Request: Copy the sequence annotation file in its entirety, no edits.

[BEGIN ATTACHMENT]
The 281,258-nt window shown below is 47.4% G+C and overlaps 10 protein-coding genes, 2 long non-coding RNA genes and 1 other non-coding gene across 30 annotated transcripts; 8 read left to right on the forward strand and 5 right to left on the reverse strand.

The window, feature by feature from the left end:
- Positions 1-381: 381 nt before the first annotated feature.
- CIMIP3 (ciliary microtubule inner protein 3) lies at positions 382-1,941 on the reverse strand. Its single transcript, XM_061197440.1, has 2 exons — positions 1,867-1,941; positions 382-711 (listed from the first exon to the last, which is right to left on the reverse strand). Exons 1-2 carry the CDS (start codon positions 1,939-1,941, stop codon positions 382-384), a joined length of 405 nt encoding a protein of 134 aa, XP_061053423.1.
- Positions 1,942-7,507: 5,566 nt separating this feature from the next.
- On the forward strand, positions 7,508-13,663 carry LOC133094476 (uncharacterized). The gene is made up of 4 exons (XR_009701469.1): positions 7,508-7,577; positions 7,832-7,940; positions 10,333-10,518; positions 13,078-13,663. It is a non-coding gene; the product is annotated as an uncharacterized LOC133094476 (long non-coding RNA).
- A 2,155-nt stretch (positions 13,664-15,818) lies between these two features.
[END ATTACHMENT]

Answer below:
The 281,258-nt window shown below is 47.4% G+C and overlaps 10 protein-coding genes, 2 long non-coding RNA genes and 1 other non-coding gene across 30 annotated transcripts; 8 read left to right on the forward strand and 5 right to left on the reverse strand.

The window, feature by feature from the left end:
- Positions 1-381: 381 nt before the first annotated feature.
- CIMIP3 (ciliary microtubule inner protein 3) lies at positions 382-1,941 on the reverse strand. Its single transcript, XM_061197440.1, has 2 exons — positions 1,867-1,941; positions 382-711 (listed from the first exon to the last, which is right to left on the reverse strand). Exons 1-2 carry the CDS (start codon positions 1,939-1,941, stop codon positions 382-384), a joined length of 405 nt encoding a protein of 134 aa, XP_061053423.1.
- Positions 1,942-7,507: 5,566 nt separating this feature from the next.
- On the forward strand, positions 7,508-13,663 carry LOC133094476 (uncharacterized). The gene is made up of 4 exons (XR_009701469.1): positions 7,508-7,577; positions 7,832-7,940; positions 10,333-10,518; positions 13,078-13,663. It is a non-coding gene; the product is annotated as an uncharacterized LOC133094476 (long non-coding RNA).
- A 2,155-nt stretch (positions 13,664-15,818) lies between these two features.